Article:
DEV Community

Cover image for 3 Things I Learned Recreating Stripe's Pricing Page
Christian von Uffel
Christian von Uffel

Posted on • Updated on • Originally published at

3 Things I Learned Recreating Stripe's Pricing Page

Check out the project:

My Recreation of Stripe's Pricing Page

Compare it to the original:

Stripe's Pricing Page

SVG offers animation and design advantages beyond performance

Most people know using SVG is a great way to save on performance for the loading time of your website.

One thing you may not know however is that SVG icons can easily be styled and animated in ways other image formats may not.

You can fill the color of SVG image icons using CSS' background clip property.

You can also animate SVG images by morphing the SVG image's path on hover state.

It's easier to use absolute and relative positioning to create background element layouts than adjusting z-index values

Stripe's pricing page, like many webpages, uses background layouts to add visual flair without distracting users from important customer messaging.

These background elements can be easy to create when they're composed of simple background color transitions, full-page cover images, and hero patterns, but when the background is itself composed of grid elements developers need a slightly more detailed understanding of how to use and implement absolute and relative positioning.

<!-- background color grid -->
<div class="relative min-h-screen">
  <div class="absolute inset-0 transform -skew-y-12 origin-top-left">
    <div class="bg-green-100 grid grid-cols-10 grid-rows-6 min-h-screen bg-gradient-to-r from-green-400 to-green-200 transform">
    <div class="bg-green-200 opacity-50 row-start-3 col-span-2"></div>
    <div class="bg-green-100 opacity-50 row-start-5 col-start-9 col-span-2"></div>
Enter fullscreen mode Exit fullscreen mode

Deeper appreciation for purposeful simplicity in design and engineering

While I was doing research on Stripe's design and engineering I came across great content on their blog.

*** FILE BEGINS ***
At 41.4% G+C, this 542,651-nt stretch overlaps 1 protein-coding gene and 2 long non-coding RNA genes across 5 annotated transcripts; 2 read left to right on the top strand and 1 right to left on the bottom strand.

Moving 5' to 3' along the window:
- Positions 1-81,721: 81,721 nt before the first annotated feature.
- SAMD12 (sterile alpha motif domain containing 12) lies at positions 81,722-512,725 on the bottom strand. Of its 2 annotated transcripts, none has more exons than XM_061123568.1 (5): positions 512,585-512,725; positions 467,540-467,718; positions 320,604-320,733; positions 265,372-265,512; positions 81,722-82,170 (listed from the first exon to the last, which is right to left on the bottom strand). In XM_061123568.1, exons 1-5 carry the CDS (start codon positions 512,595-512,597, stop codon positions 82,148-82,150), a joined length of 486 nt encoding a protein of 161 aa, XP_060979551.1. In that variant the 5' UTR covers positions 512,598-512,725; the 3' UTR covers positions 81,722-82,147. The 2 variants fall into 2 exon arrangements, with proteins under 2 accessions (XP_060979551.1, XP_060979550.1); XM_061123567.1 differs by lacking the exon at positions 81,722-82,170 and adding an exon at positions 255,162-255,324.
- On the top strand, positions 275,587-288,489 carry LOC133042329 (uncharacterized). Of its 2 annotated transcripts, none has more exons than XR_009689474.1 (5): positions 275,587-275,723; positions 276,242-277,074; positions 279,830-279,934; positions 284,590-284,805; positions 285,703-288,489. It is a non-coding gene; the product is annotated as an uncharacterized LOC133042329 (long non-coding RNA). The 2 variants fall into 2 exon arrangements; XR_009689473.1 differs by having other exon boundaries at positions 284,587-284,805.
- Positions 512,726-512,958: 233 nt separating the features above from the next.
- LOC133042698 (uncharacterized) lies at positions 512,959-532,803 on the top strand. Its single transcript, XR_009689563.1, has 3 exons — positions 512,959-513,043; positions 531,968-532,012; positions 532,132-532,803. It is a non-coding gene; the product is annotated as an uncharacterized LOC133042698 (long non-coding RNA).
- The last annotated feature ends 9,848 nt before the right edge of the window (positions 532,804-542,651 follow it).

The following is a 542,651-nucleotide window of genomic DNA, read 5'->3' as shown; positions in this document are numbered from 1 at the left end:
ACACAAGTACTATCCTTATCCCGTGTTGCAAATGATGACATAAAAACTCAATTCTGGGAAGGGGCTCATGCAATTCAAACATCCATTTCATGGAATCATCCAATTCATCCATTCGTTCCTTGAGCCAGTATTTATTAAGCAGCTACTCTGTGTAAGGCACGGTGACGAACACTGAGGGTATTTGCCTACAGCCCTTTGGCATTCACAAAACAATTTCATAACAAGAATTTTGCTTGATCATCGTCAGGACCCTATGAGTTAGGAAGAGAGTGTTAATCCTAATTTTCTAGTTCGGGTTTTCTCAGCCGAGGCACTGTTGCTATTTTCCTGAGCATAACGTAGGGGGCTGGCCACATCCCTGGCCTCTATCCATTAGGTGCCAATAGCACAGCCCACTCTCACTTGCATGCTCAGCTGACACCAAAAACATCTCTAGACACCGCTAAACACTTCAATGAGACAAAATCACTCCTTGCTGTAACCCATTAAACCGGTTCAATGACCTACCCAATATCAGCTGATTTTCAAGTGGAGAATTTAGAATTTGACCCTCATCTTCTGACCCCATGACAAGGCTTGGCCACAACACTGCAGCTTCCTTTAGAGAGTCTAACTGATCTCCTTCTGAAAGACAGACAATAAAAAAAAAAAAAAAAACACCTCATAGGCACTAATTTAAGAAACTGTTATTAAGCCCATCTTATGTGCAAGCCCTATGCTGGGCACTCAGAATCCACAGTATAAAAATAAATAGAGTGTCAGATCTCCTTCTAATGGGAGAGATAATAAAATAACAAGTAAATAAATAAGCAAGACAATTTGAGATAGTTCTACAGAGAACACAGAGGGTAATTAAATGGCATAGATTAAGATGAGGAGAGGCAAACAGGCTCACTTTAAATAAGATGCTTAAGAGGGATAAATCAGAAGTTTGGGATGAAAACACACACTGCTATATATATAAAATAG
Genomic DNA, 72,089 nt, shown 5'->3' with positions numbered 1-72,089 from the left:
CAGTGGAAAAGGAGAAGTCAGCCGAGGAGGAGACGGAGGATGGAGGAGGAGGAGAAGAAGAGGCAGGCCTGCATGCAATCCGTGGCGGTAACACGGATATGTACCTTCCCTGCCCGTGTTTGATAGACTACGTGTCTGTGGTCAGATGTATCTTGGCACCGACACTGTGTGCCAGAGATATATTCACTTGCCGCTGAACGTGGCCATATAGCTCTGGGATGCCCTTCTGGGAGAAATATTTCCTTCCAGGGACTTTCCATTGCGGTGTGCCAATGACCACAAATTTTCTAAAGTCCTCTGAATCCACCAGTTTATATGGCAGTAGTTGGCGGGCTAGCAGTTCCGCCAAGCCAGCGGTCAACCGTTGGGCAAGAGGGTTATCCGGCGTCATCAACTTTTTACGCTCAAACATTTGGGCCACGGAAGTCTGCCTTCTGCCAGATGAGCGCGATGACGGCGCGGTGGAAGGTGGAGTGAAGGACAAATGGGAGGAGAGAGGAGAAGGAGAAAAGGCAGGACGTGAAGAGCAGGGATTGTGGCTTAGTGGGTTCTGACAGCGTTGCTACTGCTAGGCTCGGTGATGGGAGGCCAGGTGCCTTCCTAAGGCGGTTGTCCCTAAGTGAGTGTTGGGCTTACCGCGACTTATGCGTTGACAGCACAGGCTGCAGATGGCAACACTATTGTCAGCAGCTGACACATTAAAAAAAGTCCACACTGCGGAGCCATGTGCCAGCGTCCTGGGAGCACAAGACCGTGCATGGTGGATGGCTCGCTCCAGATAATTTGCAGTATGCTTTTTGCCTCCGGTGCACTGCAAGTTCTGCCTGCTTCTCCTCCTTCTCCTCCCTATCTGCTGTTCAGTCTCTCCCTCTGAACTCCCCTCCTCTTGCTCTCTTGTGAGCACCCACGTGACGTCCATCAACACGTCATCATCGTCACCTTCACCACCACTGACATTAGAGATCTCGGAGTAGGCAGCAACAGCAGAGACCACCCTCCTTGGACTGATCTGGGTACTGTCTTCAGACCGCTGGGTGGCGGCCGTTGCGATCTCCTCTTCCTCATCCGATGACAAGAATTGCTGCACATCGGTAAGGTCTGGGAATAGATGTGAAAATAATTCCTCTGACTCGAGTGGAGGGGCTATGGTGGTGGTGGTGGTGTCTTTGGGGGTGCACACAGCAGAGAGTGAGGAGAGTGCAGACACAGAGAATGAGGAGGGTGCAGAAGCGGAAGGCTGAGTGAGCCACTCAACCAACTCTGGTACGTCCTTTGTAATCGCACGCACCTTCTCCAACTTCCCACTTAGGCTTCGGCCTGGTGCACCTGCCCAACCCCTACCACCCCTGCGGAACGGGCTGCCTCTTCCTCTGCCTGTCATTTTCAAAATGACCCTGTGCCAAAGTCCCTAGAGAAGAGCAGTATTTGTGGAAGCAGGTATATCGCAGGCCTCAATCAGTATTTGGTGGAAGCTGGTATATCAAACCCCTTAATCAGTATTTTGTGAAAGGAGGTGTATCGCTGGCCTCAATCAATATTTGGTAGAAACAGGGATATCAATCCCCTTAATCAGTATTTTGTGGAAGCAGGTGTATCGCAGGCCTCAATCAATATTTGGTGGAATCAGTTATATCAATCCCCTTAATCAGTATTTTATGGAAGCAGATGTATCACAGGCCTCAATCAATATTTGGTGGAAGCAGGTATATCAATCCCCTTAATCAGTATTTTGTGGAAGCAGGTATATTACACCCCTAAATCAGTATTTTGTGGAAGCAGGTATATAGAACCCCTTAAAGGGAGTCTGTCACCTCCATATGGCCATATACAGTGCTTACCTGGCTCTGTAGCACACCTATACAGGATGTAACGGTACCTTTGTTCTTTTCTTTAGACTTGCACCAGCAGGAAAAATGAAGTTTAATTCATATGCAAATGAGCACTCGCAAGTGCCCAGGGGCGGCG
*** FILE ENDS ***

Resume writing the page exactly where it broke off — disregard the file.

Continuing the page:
Connect: behind the front-end experience offered many insights.

Some of my key takeaways:

Stripe's team uses CSS instead of image files to render how Stripe's platform looks on devices to reduce file sizes and increase performance beyond even what efficient image file formats like SVG offer.

"We can add hardware-acceleration, animate any part, make it responsive without losing image quality, and precisely position DOM elements (e.g. other images) within the laptop’s display. This flexibility doesn’t mean giving up on clean code—the markup stays clear, concise and descriptive"

<div class="laptop">
  <span class="shadow"></span>
  <span class="lid"></span>
  <span class="camera"></span>
  <span class="screen"></span>
  <span class="chassis">
    <span class="keyboard"></span>
    <span class="trackpad"></span>
Enter fullscreen mode Exit fullscreen mode

Stripe's Laptop Graphic composed from CSS

Descriptions of tradeoffs between different types of web animation:

"CSS transitions. This is the fastest, easiest, and most efficient way to animate. For simple things like hover effects, this is the way to go."

"Web Animations API...This should be your default choice for any animation where you need interactivity, random effects, chainable sequences, and anything richer than a purely declarative animation."

A few other Stripe articles I enjoyed reading:

To design and develop an interactive globe

"The most straightforward way to animate individual dots is to generate them in a three-dimensional space. To do this, we reused the code from our SVG to generate rows of dots as geometry in Three.js. Each row includes a different number of dots, from zero at the poles to five hundred at the equator. We used a sine function to choose the number of dots for each row, plotted each dot, and applied the lookAt method to rotate each dot to face the center of the sphere. However, the number of dots jumped inconsistently along a few latitudes, creating harsh lines and an unnatural effect in the longitudinal columns."

"we turned off the antialias parameter of the WebGL renderer. This one change not only fixed the issue on high-res monitors, but also improved performance of the animation and smoothness of scrolling on all devices, even those already running at 60fps. One might assume that removing antialiasing would make everything look pixelated. Since it only applies to the edges of the geometry, our image textures were still smooth and gradients and lighting were unaffected."

Designing accessible color systems

"the way HSL calculates lightness is flawed. What most color spaces don’t take into account is that different hues are inherently perceived as different levels of lightness by the human eye—at the same level of mathematical lightness, yellow appears lighter than blue."

"When we take a sample of colors with the same lightness and saturation in a perceptually uniform color space, we can observe a significant difference. These colors appear to blend together, and each color appears to be just as light and as saturated as the rest."

How Stripe teaches employees to code

"It’s easy for familiarity with code to become a barrier between different groups within a technology company: lots of companies have an upper tier of code-wrangling wizards that are supported by the rest of the company, sometimes known as the non-engineers. From the beginning, we’ve tried hard to avoid this at Stripe. In seating, we mix engineering teams with non-engineering teams. When we hire, we seek out engineers who are excited about problems beyond code itself."

Top comments (0)